It is under the greatest adversity that there exists the greatest potential for doing good, both for oneself and others."
― Dalai Lama XIV
He says that he was simply doing the job he was trained to do, but when Captain Chesley B. “Sully” Sullenberger stepped into the cockpit of US Air Flight 1549 on January 15, 2009, he didn’t know that he would also be stepping into history.
When his Airbus A319 lost both engines from goose strikes just after taking off from LaGuardia Airport, Captain “Sully” managed to safely land his jet on the Hudson River, saving the lives of all 155 passengers and crew on board.
Not only did Captain Sully successfully ditch the airplane, but with the rear of the aircraft quickly filling with frigid water, he searched the airplane cabin twice after its evacuation to ensure that there were no other passengers or crew on board.
The NTSB proclaimed the “Miracle on the Hudson” the most successful ditching in aviation history.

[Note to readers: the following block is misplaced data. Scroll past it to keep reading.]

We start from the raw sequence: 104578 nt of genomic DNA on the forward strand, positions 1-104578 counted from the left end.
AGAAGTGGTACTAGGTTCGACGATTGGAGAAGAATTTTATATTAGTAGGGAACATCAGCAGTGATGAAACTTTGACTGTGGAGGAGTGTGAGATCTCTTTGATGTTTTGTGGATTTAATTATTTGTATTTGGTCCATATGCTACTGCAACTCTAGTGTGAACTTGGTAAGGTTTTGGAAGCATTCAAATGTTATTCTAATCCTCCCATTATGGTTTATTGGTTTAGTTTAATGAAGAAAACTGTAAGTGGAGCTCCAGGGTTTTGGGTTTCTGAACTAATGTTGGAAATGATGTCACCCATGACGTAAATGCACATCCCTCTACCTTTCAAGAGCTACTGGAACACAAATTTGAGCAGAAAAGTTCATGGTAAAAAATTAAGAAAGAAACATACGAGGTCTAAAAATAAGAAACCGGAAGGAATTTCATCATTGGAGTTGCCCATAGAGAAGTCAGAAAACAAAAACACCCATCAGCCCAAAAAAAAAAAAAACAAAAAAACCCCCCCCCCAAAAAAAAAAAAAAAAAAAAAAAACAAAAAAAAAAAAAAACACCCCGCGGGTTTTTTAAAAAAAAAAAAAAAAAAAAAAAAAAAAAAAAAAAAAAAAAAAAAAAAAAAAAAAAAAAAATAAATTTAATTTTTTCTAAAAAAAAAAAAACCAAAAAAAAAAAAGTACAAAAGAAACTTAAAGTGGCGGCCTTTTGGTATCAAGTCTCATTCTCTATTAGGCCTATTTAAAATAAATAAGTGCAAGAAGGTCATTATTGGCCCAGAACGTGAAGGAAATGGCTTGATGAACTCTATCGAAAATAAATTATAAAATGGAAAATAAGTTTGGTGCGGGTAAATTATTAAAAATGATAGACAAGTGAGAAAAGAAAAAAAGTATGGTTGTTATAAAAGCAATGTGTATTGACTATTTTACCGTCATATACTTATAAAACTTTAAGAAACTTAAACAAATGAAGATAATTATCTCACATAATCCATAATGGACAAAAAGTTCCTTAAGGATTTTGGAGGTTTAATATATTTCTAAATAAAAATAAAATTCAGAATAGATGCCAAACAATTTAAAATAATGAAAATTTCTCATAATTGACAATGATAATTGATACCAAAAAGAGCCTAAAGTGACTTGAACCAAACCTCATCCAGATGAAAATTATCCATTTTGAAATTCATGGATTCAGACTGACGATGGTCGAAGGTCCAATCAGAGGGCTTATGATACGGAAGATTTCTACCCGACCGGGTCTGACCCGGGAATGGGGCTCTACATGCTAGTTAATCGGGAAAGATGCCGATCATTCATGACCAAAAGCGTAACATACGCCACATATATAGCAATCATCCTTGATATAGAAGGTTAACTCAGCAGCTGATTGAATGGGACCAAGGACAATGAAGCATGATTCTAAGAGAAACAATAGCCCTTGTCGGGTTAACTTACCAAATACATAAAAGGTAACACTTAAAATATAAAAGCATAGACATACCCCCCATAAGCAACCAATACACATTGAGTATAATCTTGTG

After a 30-year career as a commercial pilot for US Airways, Sullenberger retired on March 3, 2010. He currently is an international speaker on airline safety, has authored two books, and is consultant on CBS News as an Aviation and Safety Expert.
But for most of us, he is Captain Sully, who showed deep concern for the health and safety of his passengers, and who is one of today’s modern heroes. And that is why, at the 8th Annual Red Tie Affair to be held on May 3, it is our honor to present this modest hero with our Spirit of the Red Cross Award.
He may believe that he was “just doing his job,” but we know better.